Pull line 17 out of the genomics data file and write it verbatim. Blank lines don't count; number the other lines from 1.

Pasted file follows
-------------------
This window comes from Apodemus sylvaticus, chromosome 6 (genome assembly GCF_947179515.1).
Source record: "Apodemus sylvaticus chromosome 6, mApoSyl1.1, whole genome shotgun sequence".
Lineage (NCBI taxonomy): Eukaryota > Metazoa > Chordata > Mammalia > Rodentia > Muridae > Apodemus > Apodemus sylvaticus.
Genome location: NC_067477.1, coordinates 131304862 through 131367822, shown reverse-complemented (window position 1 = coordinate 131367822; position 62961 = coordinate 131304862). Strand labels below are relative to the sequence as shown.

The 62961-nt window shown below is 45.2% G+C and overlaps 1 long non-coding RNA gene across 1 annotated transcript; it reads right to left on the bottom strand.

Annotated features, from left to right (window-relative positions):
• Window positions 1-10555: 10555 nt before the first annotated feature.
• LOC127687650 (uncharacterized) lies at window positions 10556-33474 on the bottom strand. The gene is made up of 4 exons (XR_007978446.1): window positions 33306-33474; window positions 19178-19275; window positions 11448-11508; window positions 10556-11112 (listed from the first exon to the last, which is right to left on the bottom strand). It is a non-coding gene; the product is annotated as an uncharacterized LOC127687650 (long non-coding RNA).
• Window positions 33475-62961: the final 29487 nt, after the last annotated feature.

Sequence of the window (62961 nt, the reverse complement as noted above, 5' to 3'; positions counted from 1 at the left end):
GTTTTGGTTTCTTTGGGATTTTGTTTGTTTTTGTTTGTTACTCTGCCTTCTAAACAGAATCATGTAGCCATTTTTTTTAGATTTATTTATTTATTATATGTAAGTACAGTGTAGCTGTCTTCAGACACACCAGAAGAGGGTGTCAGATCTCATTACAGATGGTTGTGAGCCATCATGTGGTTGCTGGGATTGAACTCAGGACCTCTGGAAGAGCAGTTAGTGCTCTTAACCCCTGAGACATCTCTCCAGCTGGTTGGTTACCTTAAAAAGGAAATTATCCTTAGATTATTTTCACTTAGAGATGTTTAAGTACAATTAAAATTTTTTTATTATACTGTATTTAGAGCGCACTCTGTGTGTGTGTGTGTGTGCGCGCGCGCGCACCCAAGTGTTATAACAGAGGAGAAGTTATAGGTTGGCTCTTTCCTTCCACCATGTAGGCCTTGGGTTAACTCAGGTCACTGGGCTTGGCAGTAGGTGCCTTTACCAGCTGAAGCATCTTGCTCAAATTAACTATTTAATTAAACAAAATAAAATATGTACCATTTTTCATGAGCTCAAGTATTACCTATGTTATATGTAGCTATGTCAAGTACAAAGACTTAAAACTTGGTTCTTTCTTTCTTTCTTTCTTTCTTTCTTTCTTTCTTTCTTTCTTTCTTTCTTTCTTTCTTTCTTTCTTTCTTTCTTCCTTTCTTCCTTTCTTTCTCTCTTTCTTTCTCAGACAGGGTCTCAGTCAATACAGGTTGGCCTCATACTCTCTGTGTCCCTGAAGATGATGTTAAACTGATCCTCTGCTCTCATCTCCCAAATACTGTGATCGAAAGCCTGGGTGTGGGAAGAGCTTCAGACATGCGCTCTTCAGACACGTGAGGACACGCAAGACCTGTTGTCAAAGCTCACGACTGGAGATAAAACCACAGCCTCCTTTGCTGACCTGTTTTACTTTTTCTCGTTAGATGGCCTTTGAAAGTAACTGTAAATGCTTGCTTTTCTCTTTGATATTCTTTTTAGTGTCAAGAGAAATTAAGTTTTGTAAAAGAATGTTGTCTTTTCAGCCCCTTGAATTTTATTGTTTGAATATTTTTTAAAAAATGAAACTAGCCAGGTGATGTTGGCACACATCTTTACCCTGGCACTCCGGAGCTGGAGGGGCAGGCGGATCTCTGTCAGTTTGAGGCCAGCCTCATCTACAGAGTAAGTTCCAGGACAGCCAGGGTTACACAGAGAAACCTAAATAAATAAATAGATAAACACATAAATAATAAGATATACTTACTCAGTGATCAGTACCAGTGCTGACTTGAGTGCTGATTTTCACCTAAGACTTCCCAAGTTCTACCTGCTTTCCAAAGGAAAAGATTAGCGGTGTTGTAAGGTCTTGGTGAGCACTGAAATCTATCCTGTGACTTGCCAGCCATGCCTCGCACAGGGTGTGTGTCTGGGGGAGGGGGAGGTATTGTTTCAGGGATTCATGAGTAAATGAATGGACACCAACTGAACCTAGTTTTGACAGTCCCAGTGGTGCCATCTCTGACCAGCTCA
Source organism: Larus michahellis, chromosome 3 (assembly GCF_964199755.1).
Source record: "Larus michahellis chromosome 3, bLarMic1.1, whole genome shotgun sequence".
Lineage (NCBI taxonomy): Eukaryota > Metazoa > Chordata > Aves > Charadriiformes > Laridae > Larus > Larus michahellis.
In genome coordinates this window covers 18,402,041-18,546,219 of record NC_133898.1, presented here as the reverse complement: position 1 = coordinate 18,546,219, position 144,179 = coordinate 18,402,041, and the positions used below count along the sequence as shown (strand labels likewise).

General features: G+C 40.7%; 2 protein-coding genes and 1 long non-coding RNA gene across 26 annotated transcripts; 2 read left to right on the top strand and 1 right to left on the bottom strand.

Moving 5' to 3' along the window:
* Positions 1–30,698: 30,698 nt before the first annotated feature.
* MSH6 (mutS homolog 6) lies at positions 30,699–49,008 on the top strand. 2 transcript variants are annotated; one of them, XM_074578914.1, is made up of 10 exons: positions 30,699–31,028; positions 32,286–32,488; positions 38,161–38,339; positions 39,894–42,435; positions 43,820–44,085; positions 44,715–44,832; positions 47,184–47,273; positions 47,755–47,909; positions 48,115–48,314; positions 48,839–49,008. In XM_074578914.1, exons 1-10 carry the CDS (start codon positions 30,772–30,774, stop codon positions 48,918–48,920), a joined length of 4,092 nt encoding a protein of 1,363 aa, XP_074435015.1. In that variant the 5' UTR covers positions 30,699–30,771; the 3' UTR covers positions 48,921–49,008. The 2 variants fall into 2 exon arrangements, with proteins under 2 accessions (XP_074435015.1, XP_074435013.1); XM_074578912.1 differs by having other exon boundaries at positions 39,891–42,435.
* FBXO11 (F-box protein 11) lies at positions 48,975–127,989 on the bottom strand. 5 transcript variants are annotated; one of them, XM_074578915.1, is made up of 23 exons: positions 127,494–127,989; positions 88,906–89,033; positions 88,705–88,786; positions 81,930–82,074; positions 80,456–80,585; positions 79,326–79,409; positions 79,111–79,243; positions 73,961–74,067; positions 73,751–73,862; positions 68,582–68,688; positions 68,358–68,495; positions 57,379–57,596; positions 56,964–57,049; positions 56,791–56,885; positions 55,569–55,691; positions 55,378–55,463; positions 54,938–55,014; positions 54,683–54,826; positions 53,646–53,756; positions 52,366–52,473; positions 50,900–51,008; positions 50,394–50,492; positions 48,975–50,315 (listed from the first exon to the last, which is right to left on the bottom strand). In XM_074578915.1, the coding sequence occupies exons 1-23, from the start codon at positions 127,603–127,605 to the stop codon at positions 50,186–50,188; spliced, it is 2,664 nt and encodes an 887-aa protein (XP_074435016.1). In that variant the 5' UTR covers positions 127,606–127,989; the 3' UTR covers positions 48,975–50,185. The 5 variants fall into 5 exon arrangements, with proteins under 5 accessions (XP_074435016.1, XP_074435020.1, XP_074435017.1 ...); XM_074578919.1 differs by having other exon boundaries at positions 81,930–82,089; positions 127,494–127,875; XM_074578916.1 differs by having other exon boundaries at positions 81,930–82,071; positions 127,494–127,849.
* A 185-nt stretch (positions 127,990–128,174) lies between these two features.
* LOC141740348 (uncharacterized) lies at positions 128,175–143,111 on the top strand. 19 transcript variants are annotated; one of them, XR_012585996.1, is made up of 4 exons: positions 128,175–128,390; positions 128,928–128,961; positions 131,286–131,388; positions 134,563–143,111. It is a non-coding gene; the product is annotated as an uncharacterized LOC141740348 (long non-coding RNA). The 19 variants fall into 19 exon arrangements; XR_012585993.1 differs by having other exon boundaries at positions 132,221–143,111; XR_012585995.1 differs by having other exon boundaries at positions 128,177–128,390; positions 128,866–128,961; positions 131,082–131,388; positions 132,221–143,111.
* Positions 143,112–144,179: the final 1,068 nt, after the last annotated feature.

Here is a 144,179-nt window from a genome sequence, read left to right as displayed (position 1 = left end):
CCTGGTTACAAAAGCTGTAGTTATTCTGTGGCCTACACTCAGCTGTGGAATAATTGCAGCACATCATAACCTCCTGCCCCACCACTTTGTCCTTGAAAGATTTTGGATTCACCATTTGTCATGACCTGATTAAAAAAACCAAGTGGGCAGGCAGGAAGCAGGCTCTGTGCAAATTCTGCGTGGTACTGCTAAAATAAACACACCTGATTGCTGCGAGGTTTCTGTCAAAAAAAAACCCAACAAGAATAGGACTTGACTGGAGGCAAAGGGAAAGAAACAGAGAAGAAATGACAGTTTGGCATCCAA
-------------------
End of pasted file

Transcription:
Moving 5' to 3' along the window: